Wednesday, March 26, 2014


Now doesn't that make you think Sherlock Holmes or what!

On another Sherlockian discussion blog I follow a poster asked,

"Places for SH tourism? my local paper today wrote about London's Baker Street, Meiringen (Switzerland) and Prague(!). Any recommendations for SH places to see?"

Well there were, as you may guess, a lot of recommendations.
I suggested Simpson's and a couple others seconded that suggestion.

And all this talk of Simpson's put me in a reminiscing frame of mind about my visit there many years ago.
The Harpooners of the Sea Unicorn put together a trip to England to visit Sherlockian sights. About five members were able to make the trip, which spent half it's time in London and half outside of the capital looking for more rural sites.

While in London we made the required visits to most Sherlockian sights and even visited with some notable Holmesians.
We planned an early dinner at Simpson's with a local Sherlockian, and we arrived straight from one of our sight-seeing walks.
I hadn't really known what we were getting into with this planned dinner stop. We weren't that Internet connected back then (1993), so I had not done proper research into menu or dress code.
It had been a fairly warm July day so I had spent the day walking around just in slacks and button down shirt.
The other two gentlemen in our group were of a more professional occupation than myself, so they naturally went around in a jacket as habit.

When we arrived at Simpson's the maitre d' informed us (me) that a jacket was required.
I thought I was going to be out of luck and would have to find something else to do while my fellow travelers enjoyed the food and company at this great establishment.
But alas, as old and experienced as Simpson's is, they were prepared for uncouth travelers like myself (but I do have good table manners).
I wish I could have, and commented so at the time, taken home the jacket they provided because it fit really well and I liked it.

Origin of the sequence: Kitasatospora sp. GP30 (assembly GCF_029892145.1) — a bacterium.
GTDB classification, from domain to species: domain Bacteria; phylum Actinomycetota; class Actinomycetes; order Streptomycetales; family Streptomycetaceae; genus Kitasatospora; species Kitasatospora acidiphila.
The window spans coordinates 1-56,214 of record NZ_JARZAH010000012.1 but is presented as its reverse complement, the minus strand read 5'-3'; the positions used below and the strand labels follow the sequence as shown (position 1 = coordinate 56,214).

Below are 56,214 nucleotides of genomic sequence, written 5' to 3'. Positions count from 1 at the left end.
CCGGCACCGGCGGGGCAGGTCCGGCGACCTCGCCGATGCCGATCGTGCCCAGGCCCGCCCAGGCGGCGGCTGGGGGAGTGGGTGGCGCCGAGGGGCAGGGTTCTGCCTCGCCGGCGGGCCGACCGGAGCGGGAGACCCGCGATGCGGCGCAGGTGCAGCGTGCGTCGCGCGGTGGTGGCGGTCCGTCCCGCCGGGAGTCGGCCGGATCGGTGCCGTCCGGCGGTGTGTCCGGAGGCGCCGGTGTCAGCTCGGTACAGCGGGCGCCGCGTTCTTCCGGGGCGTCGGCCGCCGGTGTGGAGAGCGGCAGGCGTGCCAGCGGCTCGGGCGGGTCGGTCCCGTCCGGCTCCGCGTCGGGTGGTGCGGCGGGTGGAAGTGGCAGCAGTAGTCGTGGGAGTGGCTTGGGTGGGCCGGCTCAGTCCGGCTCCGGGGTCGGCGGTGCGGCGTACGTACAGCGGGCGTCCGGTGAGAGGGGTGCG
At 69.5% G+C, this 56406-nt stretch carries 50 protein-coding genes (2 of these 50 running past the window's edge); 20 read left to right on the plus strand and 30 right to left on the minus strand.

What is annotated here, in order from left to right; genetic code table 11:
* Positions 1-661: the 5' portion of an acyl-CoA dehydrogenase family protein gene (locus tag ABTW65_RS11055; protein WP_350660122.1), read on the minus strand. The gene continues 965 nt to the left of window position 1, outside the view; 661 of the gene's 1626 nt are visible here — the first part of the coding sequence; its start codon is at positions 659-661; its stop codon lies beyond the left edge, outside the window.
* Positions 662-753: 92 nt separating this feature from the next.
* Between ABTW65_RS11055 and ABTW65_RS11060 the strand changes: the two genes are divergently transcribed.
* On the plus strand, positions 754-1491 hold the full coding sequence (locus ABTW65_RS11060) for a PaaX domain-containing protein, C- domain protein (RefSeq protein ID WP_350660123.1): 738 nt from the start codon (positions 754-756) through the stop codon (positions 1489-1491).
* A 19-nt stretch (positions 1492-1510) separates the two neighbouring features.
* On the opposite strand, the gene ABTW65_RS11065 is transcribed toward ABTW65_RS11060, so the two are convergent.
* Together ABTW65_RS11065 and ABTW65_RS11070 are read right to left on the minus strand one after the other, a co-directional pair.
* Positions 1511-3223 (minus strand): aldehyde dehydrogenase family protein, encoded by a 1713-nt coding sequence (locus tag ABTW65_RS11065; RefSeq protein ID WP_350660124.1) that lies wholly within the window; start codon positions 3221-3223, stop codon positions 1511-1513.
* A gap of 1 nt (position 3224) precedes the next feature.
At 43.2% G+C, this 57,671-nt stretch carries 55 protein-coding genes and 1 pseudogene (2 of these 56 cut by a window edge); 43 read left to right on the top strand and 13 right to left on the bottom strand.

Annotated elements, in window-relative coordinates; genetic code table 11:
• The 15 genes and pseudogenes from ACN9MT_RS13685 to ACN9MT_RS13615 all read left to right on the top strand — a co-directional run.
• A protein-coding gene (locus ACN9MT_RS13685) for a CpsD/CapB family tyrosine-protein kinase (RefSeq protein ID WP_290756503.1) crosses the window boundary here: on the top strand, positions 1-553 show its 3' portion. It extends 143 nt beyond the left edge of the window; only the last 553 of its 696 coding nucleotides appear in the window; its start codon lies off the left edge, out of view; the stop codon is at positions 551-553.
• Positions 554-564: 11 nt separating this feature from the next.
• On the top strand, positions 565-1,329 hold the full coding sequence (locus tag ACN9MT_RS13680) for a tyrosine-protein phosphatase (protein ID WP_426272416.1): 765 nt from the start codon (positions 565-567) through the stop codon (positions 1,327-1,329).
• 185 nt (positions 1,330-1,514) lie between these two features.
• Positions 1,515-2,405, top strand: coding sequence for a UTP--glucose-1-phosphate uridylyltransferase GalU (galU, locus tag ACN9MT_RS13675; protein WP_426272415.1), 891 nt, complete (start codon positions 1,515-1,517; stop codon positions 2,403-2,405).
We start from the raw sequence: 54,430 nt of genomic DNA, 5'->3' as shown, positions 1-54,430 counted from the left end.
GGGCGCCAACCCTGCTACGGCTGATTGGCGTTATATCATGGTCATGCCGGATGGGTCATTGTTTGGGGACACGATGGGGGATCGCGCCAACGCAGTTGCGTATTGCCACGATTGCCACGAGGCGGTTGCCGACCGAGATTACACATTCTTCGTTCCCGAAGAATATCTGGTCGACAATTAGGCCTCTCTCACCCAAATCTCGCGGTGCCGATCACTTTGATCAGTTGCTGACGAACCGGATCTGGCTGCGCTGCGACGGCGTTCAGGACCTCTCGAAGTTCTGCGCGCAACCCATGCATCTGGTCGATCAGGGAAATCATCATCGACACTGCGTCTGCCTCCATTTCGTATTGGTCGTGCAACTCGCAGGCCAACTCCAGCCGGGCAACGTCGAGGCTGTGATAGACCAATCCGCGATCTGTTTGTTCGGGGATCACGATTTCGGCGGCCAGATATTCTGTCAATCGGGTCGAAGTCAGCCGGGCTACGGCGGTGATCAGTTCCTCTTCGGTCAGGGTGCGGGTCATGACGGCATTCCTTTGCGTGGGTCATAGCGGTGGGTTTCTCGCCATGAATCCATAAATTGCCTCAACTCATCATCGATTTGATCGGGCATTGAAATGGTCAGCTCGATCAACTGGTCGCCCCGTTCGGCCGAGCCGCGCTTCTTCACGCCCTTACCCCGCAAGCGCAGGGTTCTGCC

This performance all took place near the entrance to the hallowed establishment.

And once properly attired I was able to start taking in my surroundings.

The first thing I noticed was not the old wood work or ornate trim, but the centuries old aroma of cooked beef, and it was not, to me, an unpleasant aroma at all.
It was indeed an enticing aroma, and if I hadn't already known I was going to have the beef, it would have changed my mine. I  felt as if I had arrived at a place that had been doing the same thing over 
and over again for many years, and was still doing it, and doing it very well.
We were escorted to the Grand Divan for our meal, where the beef was carved right at the table, and served from a silver serving cart and looked much like the picture to the left.
For a Roast Beef and Yorkshire pudding loving Yorkshire-man like myself, it was culinary heaven.
We dallied over dinner for quite a while talking with our guest and amongst ourselves, and taking in these historic surroundings.
I was able to purchase for my collection a cup and saucer with their logo on the side, and it sits proudly in my china cabinet.
And the walk back to our hotel in Mayfair, a walk of about two miles, completed an excellent Sherlockian day.
I have not yet been able to return to Simpson's, but it has not yet been removed from my bucket list.

It is interesting to note that included in the list of famous people who have taken a meal at Simpson's; Van Gogh, Charles Dickens William Gladstone, etc, they actually list Sherlock Holmes.
Didn't anyone ever tell them. . . . . .  . . . Dr. Watson was with him many times and should be listed also.

I hope you can make the pilgrimage some day.

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